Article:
Additional Income to Farmers: By adopting 2G technologies, agricultural residues/waste which otherwise are burnt by the farmers can be converted to ethanol and can fetch a price for these waste if a market is developed for the same.

Significance of Biofuels:
Globally, biofuels have caught the attention in last decade and it is imperative to keep up with the pace of developments in the field of biofuels. Biofuels in India are of strategic importance as it augers well with the ongoing initiatives of the Government such as Make in India, Swachh Bharat Abhiyan, Skill Development and offers great opportunity to integrate with the ambitious targets of doubling of Farmers Income, Import Reduction, Employment Generation, Waste to Wealth Creation.

Classification of Biofuels:
1st generation biofuels are also called conventional biofuels. They are made from things like sugar, starch, or vegetable oil. Note that these are all food products. Any biofuel made from a feedstock that can also be consumed as a human food is considered a first-generation biofuel.
2nd generation biofuels are produced from sustainable feedstock. The sustainability of a feedstock is defined by its availability, its impact on greenhouse gas emissions, its impact on land use, and by its potential to threaten the food supply. No second generation biofuel is also a food crop, though certain food products can become second generation fuels when they are no longer useful for consumption. Second generation biofuels are often called “advanced biofuels.”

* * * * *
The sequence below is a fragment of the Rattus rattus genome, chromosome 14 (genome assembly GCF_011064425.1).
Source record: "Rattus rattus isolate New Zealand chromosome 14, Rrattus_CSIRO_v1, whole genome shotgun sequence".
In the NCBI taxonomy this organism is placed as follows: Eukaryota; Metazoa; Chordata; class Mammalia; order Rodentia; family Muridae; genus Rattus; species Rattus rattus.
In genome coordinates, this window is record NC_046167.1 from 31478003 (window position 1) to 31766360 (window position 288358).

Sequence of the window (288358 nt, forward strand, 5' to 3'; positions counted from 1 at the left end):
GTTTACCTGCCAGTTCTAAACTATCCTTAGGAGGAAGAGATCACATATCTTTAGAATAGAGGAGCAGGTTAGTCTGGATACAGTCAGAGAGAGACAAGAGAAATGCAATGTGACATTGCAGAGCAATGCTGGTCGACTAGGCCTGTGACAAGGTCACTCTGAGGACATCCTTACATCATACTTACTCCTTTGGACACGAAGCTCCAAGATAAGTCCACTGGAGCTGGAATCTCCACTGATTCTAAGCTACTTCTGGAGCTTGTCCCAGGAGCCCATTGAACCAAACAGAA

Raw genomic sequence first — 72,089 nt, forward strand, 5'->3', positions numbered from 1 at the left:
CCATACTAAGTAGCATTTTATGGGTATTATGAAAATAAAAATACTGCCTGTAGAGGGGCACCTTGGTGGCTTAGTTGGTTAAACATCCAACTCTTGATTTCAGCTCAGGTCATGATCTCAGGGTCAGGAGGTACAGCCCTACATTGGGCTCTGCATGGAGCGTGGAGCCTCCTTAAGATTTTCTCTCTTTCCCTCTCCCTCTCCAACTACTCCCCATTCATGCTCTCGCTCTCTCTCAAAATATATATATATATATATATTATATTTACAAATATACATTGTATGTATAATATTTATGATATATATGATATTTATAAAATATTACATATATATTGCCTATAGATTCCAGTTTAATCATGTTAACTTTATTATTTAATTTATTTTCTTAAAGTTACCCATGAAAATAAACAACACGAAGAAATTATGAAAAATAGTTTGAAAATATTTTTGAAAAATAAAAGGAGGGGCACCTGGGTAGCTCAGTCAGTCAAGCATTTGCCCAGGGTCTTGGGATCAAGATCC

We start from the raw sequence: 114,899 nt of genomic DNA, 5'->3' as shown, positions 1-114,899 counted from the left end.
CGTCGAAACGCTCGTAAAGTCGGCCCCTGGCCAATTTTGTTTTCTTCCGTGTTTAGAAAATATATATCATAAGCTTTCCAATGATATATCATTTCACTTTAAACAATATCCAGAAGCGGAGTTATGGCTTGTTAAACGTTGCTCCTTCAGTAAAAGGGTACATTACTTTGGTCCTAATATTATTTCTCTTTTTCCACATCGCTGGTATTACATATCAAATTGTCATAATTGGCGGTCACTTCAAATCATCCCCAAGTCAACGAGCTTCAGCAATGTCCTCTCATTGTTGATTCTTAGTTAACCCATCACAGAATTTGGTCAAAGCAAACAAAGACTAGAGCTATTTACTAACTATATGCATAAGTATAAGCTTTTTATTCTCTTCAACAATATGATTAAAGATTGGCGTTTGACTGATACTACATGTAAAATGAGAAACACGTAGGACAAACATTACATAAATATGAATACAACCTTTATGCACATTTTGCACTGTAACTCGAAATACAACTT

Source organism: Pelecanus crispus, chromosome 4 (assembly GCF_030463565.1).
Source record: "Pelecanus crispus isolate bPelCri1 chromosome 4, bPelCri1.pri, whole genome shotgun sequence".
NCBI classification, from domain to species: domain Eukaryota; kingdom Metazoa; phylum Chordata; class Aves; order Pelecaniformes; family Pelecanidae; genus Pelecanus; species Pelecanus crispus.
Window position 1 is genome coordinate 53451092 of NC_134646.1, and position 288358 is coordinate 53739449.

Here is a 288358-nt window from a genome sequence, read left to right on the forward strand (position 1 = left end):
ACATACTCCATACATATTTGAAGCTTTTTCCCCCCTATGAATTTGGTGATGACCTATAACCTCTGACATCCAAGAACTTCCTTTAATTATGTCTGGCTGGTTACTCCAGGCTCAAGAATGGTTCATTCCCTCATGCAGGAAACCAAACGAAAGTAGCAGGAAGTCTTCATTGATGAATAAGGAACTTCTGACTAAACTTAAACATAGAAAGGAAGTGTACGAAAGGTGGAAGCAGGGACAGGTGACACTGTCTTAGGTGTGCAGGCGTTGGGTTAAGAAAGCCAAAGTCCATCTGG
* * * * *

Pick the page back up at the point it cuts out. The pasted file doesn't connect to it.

3rd generation biofuels are biofuel derived from algae. These biofuels are given their own separate class because of their unique production mechanism and their potential to mitigate most of the drawbacks of 1st and 2nd generation biofuels.

Mains Question: Discuss the importance of biofuels for India? Critically examine whether the national policy on biofuels will help India unlock it’s biofuel potential?
Context: In 2016, a 17-year-old was booked for the murder of his three-year-old neighbour in Mumbai. The Mumbai city Juvenile Justice Board as well as a children’s court directed that he be tried as an adult under the Juvenile Justice (Care and Protection) Act, 2015. Last week, the Bombay High Court set aside these orders and directed that the accused be tried as a minor, saying the Act is reformative and not retributive.

When is a child tried as an adult?
The Juvenile Justice Act of 2000 was amended in 2015 with a provision allowing for Children in Conflict with Law (CCL) to be tried as adults under certain circumstances.
The Act defines a child as someone who is under age 18. For a CCL, age on the date of the offence is the basis for determining whether he or she was a child or an adult.